Patrick Crozier has some views on our cousins across the Big Pond
America is a great country. Yes, I know they never stop reminding us of the fact and it can become a bit irksome but it is still true and perhaps we should take the time to remind ourselves from time to time.
For starters America is a rich country. Not only is the average wage higher but the cost of living is lower. The average American has a bigger house, a better car and more consumer durables than just about anywhere else. Healthcare for the vast majority is excellent and an astonishing proportion of Americans attend college.
America is a land of opportunity – still. Just ask Anthony Hopkins or Catherine Zeta-Jones or Tracy Ullman or Jane Leeves or Henry Kissinger or Andrew Sullivan (he is a Brit isn’t he?) or Tina Brown (likewise?) or Arnold Schwarzenegger or Colin Powell’s dad. And that’s just the foreigners. America is a country where the “can do” attitude prevails and dreams can come true.
America has contributed massively to the rest of the world. From Hollywood movies to McDonalds to the personal computer to, well, closer to home, blogging. America has been responsible for 80% of the world’s rock music and 95% of its dance music. Oh, and ending two world wars. OK, so they weren’t decisive in the first (that was the Canadians and Australians) but I think we can credit them with the second. And then there’s the Cold War.
America is a free country. More than just about anywhere in the world American citizens are free from arbitrary arrest, torture and arbitrary punishment. The right to free speech is even enshrined in the constitution. And then, unlike most places, honoured. In America you can hold on to more of the property you have worked for than just about anywhere else and once the government has taken its cut you are more or less free to do whatever you like with it.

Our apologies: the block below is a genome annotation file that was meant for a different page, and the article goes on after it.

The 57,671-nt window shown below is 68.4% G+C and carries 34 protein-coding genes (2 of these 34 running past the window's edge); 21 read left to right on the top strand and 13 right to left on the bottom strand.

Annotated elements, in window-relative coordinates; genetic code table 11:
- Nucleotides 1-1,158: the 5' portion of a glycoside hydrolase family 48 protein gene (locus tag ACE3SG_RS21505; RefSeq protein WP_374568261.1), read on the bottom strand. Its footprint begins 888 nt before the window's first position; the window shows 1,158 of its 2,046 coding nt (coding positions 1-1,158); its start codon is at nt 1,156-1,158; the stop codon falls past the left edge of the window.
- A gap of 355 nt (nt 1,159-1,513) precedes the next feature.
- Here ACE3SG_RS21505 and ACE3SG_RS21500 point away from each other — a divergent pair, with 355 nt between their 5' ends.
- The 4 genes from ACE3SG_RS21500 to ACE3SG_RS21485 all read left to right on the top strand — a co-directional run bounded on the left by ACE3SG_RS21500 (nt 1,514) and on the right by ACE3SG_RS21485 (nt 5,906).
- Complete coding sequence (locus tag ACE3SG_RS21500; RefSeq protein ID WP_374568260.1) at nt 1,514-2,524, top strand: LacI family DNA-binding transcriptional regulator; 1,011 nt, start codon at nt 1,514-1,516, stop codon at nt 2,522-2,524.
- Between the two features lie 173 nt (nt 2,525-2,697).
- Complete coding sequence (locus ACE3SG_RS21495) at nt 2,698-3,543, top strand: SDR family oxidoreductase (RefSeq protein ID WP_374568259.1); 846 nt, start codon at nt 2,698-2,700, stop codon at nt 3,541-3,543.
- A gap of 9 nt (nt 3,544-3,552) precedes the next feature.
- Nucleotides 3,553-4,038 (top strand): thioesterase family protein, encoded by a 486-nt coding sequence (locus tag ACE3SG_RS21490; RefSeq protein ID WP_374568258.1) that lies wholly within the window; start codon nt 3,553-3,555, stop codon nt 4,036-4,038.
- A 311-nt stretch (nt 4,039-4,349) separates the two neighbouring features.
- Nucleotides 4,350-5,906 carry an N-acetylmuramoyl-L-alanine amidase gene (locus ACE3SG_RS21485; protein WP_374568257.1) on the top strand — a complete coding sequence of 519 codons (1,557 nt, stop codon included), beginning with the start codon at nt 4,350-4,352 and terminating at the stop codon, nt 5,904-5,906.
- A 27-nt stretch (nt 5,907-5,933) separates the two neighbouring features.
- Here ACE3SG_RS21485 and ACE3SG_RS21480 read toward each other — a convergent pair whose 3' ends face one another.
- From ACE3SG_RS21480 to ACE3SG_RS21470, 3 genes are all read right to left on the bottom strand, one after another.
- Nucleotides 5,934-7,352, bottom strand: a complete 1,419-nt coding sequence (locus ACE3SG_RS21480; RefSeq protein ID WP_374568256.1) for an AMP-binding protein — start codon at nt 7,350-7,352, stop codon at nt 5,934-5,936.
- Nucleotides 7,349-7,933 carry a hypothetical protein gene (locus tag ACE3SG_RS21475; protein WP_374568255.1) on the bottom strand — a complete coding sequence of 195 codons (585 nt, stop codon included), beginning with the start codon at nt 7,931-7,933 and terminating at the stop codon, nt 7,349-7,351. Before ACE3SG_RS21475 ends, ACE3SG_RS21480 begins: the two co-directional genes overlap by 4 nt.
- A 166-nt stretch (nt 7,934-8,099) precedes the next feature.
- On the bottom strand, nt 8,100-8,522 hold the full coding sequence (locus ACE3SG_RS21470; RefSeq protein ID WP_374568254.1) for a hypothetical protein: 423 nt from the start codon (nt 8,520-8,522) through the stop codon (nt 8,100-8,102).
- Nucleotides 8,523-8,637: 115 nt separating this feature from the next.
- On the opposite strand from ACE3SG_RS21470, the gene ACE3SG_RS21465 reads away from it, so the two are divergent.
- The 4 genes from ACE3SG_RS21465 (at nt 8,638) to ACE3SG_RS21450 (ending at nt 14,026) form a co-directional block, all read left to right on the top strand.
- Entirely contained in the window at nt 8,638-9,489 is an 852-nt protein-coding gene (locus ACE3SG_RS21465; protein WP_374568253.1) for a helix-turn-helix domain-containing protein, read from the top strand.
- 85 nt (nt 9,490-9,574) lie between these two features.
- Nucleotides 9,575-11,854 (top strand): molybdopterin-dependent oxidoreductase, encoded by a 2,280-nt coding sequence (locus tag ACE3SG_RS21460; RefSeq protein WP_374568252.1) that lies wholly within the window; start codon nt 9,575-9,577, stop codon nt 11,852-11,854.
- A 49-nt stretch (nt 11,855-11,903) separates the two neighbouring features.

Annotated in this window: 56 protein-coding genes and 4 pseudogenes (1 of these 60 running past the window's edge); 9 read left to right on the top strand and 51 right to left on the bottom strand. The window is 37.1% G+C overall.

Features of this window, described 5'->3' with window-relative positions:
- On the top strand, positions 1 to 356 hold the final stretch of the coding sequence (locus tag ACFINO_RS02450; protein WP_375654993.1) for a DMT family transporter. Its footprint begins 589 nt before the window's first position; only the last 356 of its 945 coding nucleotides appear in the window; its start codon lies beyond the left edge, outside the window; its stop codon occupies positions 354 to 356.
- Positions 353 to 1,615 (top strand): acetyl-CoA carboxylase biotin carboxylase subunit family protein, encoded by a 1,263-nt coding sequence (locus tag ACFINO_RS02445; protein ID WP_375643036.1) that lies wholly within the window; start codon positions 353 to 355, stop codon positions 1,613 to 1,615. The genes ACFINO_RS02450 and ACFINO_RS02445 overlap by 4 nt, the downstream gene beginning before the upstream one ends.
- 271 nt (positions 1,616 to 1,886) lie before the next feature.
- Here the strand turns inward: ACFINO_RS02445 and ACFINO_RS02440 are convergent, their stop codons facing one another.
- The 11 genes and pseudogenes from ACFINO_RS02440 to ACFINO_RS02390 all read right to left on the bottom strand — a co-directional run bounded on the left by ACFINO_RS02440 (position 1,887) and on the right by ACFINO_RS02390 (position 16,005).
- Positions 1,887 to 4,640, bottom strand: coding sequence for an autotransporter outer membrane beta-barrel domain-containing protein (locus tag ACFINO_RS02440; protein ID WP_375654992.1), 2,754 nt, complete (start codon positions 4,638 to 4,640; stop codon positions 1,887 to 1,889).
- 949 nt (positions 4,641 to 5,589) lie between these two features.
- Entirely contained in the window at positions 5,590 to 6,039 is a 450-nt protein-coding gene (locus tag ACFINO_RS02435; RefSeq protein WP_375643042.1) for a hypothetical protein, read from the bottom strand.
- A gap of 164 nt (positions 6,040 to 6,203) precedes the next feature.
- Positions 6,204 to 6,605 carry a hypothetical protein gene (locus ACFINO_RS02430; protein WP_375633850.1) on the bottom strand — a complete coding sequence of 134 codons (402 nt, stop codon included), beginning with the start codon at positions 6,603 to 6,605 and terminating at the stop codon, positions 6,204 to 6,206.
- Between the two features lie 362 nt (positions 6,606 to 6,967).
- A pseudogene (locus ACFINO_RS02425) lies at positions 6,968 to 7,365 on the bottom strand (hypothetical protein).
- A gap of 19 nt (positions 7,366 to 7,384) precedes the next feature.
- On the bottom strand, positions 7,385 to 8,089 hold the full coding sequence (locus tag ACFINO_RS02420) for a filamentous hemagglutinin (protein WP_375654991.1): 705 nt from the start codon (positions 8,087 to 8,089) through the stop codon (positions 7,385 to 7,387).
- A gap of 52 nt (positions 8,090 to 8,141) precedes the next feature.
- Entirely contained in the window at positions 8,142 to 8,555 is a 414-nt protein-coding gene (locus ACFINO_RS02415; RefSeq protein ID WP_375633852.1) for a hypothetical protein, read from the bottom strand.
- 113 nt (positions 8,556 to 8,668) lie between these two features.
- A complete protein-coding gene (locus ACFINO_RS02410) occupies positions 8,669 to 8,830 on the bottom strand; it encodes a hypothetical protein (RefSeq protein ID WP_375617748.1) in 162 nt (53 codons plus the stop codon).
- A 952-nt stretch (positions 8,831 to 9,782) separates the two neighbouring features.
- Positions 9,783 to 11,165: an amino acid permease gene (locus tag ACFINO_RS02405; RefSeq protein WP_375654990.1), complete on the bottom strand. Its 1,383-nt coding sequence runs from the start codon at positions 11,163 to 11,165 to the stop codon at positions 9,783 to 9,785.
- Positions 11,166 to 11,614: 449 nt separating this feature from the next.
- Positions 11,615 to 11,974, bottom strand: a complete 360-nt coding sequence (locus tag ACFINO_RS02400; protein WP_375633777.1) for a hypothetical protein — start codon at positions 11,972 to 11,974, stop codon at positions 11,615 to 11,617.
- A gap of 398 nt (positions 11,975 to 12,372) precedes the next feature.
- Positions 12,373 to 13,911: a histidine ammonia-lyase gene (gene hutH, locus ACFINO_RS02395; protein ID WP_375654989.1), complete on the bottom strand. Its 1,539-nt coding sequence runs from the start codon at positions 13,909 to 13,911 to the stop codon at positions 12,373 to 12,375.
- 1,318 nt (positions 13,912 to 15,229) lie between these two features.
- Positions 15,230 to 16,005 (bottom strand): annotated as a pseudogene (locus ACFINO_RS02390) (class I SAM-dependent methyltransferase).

America is not without fault but even there many of America’s alleged faults are not faults at all. It is often accused of racism and racism certainly exists but racism exists everywhere. The Russians hate the Chechens, the Romanians hate the Hungarians and the Japanese hate everyone. What is remarkable about America is how little racism there is and how deeply its governing classes want to do something about it. The fact that so many Hollywood movies nowadays have a black in a leading or main supporting role speaks volumes for this desire.
People also complain about the crime rate but they are behind the times. With the exception of murder America’s crime rate is lower than that of the UK. That really ought to fill us with shame.
We Brits often get a bit snooty about American English but should we? I have this dreadful fear that my UK v US English competition will end in a US victory. US English does the job just well as our own version – it’s just that the words are different, that’s all.
People say that Americans are rude and pushy – just like the one out of Fawlty Towers. Some are for sure. But so are many Britons. And vast swathes of middle America contain some of the nicest, friendliest people you could ever want to meet.
It can be bruising to come face to face with the American corporate steamroller but is it really all that bad? American firms from Ford, to Oracle, to Mars and McDonalds have provided good jobs for thousands in Britain and millions around the world. Lest we forget, it was American money that built most of the London tube and the Ford Cortina MkII 1600E. And if American corporate dominance is such an issue, rather than getting angry, wouldn’t it be better to get even?
Actually, this is a general point. If we want to be as rich and as free as the Americans (and surely we do) rather than fume and rage, get snooty about things and bind up America in stupid international treaties wouldn’t the smart thing be to work out how they got that way and then do it for ourselves?
Well, wouldn’t it?